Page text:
By Hrishikesh Menon. Edited by Arjun Chandrasekar.
The dot-com bubble of 2000 was a financial crisis led by the crash of internet company stocks. It was a bubble created by pure speculation of venture capitalists and investors in internet companies.
During 1998-2000, the period before the bubble burst, internet companies were on the rise. Many famous blue chip companies today such as Amazon, Oracle, Dell, Cisco had gone public around late 80s-early 90s. Investors were beginning to see the potential in the internet business and wanted to profit off of it. This kicked off a major speculative frenzy where venture capitalists and investors were pumping in hefty amounts of money into virtually any dot-com company without any regard towards the companies’ fundamentals and financial health. Many of these dot-com companies were very financially unsustainable as they had only IPO’d quite recently (they had not even begun to make profits) and were terrible at controlling costs as many companies had poured almost all their budget into marketing and advertising. The Fed(Federal Reserve) chairman at the time, Alan Greenspan, had warned the markets of such speculative trading yet he did not take the necessary measures to control the bubble growth at the appropriate time. Banks and brokerages had extensive liquidity which facilitated the speculative investments into dotcom companies.
There were several reasons why the bubble burst. The Nasdaq 100 index (consisting of most technology related stocks) had surged from approximately 1184 points to 4810 points in less than 2 years. Once the index had peaked at around 5000 points, major tech companies such as Dell and Cisco had started to sell off huge amounts of their own shares which kicked off a major sell off in the tech sector. Many of the dotcom companies which had reached market caps worth hundreds of millions had turned worthless by the end of FY2000. Another reason for the bubble burst was the drying up of capital investments. The Fed, although very late in doing so, tightened monetary policies on capital investments by regulating liquidity of bank and brokerage assets. This cut many investors from acquiring the funds required to continue pumping internet companies which killed the demand for such stocks.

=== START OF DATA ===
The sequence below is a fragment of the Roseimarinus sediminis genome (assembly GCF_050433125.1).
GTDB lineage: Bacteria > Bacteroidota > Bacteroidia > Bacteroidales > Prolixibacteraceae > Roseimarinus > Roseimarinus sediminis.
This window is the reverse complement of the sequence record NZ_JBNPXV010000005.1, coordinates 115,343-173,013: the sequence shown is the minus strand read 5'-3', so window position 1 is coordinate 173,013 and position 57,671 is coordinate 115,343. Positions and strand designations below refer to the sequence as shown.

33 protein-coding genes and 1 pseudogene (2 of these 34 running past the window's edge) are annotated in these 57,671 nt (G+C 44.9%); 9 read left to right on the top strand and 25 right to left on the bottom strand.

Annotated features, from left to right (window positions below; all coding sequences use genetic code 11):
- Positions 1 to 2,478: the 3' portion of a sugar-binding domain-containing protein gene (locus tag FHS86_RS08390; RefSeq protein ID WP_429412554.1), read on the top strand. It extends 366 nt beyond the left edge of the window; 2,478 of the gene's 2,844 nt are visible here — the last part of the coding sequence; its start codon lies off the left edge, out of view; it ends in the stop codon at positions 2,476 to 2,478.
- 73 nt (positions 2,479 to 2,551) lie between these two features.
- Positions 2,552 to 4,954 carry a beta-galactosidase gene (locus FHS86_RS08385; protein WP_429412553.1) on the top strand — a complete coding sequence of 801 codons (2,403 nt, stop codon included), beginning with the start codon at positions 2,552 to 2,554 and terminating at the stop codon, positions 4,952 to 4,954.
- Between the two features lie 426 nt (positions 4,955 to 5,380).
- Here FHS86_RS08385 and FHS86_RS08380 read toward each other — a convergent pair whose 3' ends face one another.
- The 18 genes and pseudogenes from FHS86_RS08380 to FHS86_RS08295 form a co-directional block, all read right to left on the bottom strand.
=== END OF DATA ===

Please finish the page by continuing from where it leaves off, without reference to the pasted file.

Within a year, investors had lost upto $5 trillion due to reckless investments in unstable internet companies. The Nasdaq 100 index took 15 years to erase the whooping 75% loss. The tech sector has had a meteoric rise ever since with the Nasdaq 100 rising approximately 200% in just 5 years as new technological innovation continues to evolve and companies continue to create additional revenue streams to optimize profits. Although there are many more safety measures in place for any future bubbles, the exponential growth in the tech sector today has some investors concerned but many others remain bullish.